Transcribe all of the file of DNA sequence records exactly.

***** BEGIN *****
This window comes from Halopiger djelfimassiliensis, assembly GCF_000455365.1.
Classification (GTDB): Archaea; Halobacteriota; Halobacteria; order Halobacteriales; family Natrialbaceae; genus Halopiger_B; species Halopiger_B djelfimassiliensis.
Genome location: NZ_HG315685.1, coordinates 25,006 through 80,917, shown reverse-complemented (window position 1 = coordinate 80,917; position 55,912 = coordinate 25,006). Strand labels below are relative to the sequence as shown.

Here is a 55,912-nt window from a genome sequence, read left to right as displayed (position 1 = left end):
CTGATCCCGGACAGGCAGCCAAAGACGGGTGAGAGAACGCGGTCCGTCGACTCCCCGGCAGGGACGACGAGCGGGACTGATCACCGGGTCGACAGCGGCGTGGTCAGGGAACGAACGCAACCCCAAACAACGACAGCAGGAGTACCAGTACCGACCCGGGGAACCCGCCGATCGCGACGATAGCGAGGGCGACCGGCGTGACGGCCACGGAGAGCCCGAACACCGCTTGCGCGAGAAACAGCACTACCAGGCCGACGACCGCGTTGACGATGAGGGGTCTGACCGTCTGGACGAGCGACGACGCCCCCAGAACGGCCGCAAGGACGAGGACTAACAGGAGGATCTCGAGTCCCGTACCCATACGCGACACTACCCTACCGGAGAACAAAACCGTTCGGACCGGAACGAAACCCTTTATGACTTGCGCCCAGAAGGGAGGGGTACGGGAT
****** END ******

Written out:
This window comes from Halopiger djelfimassiliensis, assembly GCF_000455365.1.
Classification (GTDB): Archaea; Halobacteriota; Halobacteria; order Halobacteriales; family Natrialbaceae; genus Halopiger_B; species Halopiger_B djelfimassiliensis.
Genome location: NZ_HG315685.1, coordinates 25,006 through 80,917, shown reverse-complemented (window position 1 = coordinate 80,917; position 55,912 = coordinate 25,006). Strand labels below are relative to the sequence as shown.

Here is a 55,912-nt window from a genome sequence, read left to right as displayed (position 1 = left end):
CTGATCCCGGACAGGCAGCCAAAGACGGGTGAGAGAACGCGGTCCGTCGACTCCCCGGCAGGGACGACGAGCGGGACTGATCACCGGGTCGACAGCGGCGTGGTCAGGGAACGAACGCAACCCCAAACAACGACAGCAGGAGTACCAGTACCGACCCGGGGAACCCGCCGATCGCGACGATAGCGAGGGCGACCGGCGTGACGGCCACGGAGAGCCCGAACACCGCTTGCGCGAGAAACAGCACTACCAGGCCGACGACCGCGTTGACGATGAGGGGTCTGACCGTCTGGACGAGCGACGACGCCCCCAGAACGGCCGCAAGGACGAGGACTAACAGGAGGATCTCGAGTCCCGTACCCATACGCGACACTACCCTACCGGAGAACAAAACCGTTCGGACCGGAACGAAACCCTTTATGACTTGCGCCCAGAAGGGAGGGGTACGGGAT